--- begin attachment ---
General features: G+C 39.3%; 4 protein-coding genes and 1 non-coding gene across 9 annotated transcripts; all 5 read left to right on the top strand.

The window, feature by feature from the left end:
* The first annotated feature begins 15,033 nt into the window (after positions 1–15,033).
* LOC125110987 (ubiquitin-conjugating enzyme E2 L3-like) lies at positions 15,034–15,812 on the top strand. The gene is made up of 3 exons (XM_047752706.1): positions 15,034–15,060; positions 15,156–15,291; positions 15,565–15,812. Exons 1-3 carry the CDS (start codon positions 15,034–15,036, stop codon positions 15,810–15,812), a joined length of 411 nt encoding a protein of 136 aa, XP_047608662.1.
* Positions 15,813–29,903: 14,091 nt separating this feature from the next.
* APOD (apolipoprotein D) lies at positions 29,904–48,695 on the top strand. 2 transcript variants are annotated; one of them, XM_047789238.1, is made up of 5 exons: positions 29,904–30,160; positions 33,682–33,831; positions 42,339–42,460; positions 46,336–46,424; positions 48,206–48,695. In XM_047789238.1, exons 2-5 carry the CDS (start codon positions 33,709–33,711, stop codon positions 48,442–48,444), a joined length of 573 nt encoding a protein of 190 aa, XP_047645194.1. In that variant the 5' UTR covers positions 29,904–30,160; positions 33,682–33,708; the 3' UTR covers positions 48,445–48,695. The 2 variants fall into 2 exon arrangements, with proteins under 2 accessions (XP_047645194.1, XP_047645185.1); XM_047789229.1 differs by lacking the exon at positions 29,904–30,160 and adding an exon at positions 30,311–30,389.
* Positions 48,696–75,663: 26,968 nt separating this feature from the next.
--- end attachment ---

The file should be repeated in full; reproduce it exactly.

General features: G+C 39.3%; 4 protein-coding genes and 1 non-coding gene across 9 annotated transcripts; all 5 read left to right on the top strand.

The window, feature by feature from the left end:
* The first annotated feature begins 15,033 nt into the window (after positions 1–15,033).
* LOC125110987 (ubiquitin-conjugating enzyme E2 L3-like) lies at positions 15,034–15,812 on the top strand. The gene is made up of 3 exons (XM_047752706.1): positions 15,034–15,060; positions 15,156–15,291; positions 15,565–15,812. Exons 1-3 carry the CDS (start codon positions 15,034–15,036, stop codon positions 15,810–15,812), a joined length of 411 nt encoding a protein of 136 aa, XP_047608662.1.
* Positions 15,813–29,903: 14,091 nt separating this feature from the next.
* APOD (apolipoprotein D) lies at positions 29,904–48,695 on the top strand. 2 transcript variants are annotated; one of them, XM_047789238.1, is made up of 5 exons: positions 29,904–30,160; positions 33,682–33,831; positions 42,339–42,460; positions 46,336–46,424; positions 48,206–48,695. In XM_047789238.1, exons 2-5 carry the CDS (start codon positions 33,709–33,711, stop codon positions 48,442–48,444), a joined length of 573 nt encoding a protein of 190 aa, XP_047645194.1. In that variant the 5' UTR covers positions 29,904–30,160; positions 33,682–33,708; the 3' UTR covers positions 48,445–48,695. The 2 variants fall into 2 exon arrangements, with proteins under 2 accessions (XP_047645194.1, XP_047645185.1); XM_047789229.1 differs by lacking the exon at positions 29,904–30,160 and adding an exon at positions 30,311–30,389.
* Positions 48,696–75,663: 26,968 nt separating this feature from the next.